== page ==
I would love to take a week or two there, show my husband where I grew up, and go out with a good camera to get shots of things I love (cactus and desert birds and Arizona sunsets). I don’t know if I will ever be able to do that, but I would really love to. If Mom still lived there, obviously we would have been by now, but it’s harder to justify the expense when there is no family left there to visit and when a visit means an additional expense of a hotel room. (Two of my brothers have in-laws there, but I’m not in touch with anyone in Arizona anymore.)

    Liked by 1 person

  39. Cheryl, I have returned to places in SC that I left long ago.
    It ain’t there anymore.
    Not even Northern Virginia. A few years ago, I revisited the place where I lived in Annandale where we used to live 15 years before. .
    It ain’t there no more.
    Not even the little patch of woods we walked through to get to the playground that is gone.

    A strange thing happened in Fort Worth, though.
    A few years ago we took Chuck & Linda to Fort Worth to see where Chuck was born and lived as a child.
    We went to Travis Avenue BC to visit. They had just finished a renovation and it looked exactly as it did when we left about 35 years before.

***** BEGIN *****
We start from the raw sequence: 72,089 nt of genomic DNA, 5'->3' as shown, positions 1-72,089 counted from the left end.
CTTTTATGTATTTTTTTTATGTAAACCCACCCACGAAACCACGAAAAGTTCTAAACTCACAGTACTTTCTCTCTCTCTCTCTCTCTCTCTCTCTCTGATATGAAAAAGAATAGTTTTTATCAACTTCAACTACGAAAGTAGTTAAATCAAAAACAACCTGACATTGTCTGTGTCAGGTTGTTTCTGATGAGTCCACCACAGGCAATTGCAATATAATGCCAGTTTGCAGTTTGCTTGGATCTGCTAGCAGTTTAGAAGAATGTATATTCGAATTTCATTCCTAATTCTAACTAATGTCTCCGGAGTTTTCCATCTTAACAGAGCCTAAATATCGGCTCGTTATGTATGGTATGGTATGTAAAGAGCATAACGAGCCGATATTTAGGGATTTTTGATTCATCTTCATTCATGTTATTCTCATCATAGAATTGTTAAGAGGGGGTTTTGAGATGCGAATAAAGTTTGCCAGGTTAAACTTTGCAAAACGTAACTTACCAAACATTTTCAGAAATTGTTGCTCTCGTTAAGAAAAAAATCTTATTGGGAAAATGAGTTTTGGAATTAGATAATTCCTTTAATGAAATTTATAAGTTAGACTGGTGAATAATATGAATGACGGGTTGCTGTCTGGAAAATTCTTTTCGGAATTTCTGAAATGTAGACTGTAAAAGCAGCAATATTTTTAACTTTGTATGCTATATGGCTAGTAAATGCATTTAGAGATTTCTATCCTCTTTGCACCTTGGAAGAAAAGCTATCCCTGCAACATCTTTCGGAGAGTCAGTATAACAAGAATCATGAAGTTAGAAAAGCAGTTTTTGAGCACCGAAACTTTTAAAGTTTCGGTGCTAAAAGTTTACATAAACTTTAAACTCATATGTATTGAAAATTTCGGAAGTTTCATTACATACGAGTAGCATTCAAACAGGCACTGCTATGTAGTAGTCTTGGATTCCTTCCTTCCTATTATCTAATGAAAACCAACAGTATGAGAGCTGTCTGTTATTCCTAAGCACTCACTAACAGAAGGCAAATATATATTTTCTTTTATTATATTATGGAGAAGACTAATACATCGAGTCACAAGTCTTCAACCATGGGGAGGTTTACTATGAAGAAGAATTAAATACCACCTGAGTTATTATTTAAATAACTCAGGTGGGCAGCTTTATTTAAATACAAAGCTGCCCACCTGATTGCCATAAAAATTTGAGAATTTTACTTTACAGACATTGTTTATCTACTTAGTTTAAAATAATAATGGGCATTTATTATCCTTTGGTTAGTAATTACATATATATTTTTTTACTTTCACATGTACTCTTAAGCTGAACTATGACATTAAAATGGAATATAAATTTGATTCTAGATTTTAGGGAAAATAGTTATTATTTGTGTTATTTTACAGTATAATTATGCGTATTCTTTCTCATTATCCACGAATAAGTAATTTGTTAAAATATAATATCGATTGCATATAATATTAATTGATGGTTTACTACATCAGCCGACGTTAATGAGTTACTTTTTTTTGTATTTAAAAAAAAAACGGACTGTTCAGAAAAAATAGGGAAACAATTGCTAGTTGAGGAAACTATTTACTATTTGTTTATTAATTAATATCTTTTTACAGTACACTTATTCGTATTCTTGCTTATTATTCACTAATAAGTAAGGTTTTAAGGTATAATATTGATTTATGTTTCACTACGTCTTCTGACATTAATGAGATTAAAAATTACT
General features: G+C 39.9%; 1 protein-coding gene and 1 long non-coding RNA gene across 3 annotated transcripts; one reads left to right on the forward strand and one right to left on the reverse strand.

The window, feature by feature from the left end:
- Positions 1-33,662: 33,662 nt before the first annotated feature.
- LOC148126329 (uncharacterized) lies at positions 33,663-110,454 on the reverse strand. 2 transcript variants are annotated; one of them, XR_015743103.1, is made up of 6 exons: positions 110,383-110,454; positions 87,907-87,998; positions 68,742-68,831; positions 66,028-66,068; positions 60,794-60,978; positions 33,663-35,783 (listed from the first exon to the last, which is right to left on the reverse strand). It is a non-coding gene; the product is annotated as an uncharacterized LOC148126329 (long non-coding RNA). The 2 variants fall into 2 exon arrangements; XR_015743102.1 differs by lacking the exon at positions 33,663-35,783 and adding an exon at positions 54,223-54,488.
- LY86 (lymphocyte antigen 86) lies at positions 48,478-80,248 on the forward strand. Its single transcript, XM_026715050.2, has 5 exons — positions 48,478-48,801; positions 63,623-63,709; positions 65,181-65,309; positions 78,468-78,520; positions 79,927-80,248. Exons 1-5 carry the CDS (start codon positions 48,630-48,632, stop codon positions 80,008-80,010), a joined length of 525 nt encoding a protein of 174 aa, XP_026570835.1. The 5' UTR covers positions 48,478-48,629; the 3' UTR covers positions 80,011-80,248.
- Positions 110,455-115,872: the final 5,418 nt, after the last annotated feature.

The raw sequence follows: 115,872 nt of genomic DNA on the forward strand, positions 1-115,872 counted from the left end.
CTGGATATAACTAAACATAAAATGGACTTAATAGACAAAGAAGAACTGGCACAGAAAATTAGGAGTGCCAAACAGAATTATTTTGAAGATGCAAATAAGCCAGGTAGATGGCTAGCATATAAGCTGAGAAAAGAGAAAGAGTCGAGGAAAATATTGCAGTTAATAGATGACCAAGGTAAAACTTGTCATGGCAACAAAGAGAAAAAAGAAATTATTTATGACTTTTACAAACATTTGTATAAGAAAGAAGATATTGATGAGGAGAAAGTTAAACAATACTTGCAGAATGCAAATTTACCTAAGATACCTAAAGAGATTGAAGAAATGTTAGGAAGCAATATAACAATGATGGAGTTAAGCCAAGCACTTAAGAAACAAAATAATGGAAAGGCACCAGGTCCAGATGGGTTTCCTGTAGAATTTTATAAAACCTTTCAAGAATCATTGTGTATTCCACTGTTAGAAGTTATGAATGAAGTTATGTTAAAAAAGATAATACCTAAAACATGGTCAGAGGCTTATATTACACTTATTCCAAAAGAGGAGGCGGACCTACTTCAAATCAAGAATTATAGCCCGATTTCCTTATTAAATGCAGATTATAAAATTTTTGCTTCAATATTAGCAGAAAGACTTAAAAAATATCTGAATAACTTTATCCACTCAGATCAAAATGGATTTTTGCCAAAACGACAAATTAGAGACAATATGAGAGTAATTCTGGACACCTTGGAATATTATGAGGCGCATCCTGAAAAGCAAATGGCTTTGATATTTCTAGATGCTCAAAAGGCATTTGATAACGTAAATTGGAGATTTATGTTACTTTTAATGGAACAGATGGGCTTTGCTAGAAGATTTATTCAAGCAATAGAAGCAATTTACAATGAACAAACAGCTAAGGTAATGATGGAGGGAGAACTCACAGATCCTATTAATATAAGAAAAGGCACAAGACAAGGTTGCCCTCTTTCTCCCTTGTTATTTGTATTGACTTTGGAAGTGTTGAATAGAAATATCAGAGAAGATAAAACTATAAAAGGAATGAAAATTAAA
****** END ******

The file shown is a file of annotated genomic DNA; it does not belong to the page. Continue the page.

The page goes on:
Liked by 3 people

  40. I swapped the stucco screws for concrete anchors based on the advice of the second Lowe’s guy who helped me. These I think will work — for my *very* Southwest house address sign. Now to find someone with the drill to install it …

    I put out what was a very modest outdoor decoration today, using all battery lights and wreaths, with a couple large poinsettia plants on either side of the door. It looks nice. I may add some more battery lights.

    Just down the street from us is the biggest inflatable snowman I’ve ever seen, it looks to be taller than the house and is anchored to the yard by ropes. Stunning.

    Cheryl, I do remember reading something about some ESV changes that weren’t good, I didn’t remember the details. So discouraging. 😦 When it was released, it was considered the go-to version for accuracy.


  41. I was so happy to see that our first Hollywood (tile-roofed Spanish) rental apartment was still standing when i decided to drive by a few weeks ago. πŸ™‚ So cute, I can see why Iowa-transplant mom loved it so much at the time.